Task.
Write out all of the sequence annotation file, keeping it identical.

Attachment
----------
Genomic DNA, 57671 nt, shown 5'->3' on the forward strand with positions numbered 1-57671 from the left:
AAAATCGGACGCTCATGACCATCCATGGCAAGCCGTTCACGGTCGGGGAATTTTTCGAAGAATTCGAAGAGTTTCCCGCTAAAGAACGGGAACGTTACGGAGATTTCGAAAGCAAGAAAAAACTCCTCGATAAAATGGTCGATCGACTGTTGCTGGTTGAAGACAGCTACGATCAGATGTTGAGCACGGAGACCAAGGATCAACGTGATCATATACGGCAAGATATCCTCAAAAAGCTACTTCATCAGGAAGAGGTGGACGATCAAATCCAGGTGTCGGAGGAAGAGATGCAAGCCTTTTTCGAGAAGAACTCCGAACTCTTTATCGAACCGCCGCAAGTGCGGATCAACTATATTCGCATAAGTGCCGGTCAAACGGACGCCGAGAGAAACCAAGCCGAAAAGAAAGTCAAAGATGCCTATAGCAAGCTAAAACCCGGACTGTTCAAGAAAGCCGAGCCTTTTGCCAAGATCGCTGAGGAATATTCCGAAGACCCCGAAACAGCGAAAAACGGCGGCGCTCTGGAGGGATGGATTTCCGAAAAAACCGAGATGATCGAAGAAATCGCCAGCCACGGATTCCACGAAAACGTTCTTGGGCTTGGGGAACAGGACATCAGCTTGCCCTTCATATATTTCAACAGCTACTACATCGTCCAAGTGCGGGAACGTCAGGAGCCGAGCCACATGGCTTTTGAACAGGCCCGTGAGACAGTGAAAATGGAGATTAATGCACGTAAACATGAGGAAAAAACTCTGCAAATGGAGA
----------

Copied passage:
Genomic DNA, 57671 nt, shown 5'->3' on the forward strand with positions numbered 1-57671 from the left:
AAAATCGGACGCTCATGACCATCCATGGCAAGCCGTTCACGGTCGGGGAATTTTTCGAAGAATTCGAAGAGTTTCCCGCTAAAGAACGGGAACGTTACGGAGATTTCGAAAGCAAGAAAAAACTCCTCGATAAAATGGTCGATCGACTGTTGCTGGTTGAAGACAGCTACGATCAGATGTTGAGCACGGAGACCAAGGATCAACGTGATCATATACGGCAAGATATCCTCAAAAAGCTACTTCATCAGGAAGAGGTGGACGATCAAATCCAGGTGTCGGAGGAAGAGATGCAAGCCTTTTTCGAGAAGAACTCCGAACTCTTTATCGAACCGCCGCAAGTGCGGATCAACTATATTCGCATAAGTGCCGGTCAAACGGACGCCGAGAGAAACCAAGCCGAAAAGAAAGTCAAAGATGCCTATAGCAAGCTAAAACCCGGACTGTTCAAGAAAGCCGAGCCTTTTGCCAAGATCGCTGAGGAATATTCCGAAGACCCCGAAACAGCGAAAAACGGCGGCGCTCTGGAGGGATGGATTTCCGAAAAAACCGAGATGATCGAAGAAATCGCCAGCCACGGATTCCACGAAAACGTTCTTGGGCTTGGGGAACAGGACATCAGCTTGCCCTTCATATATTTCAACAGCTACTACATCGTCCAAGTGCGGGAACGTCAGGAGCCGAGCCACATGGCTTTTGAACAGGCCCGTGAGACAGTGAAAATGGAGATTAATGCACGTAAACATGAGGAAAAAACTCTGCAAATGGAGA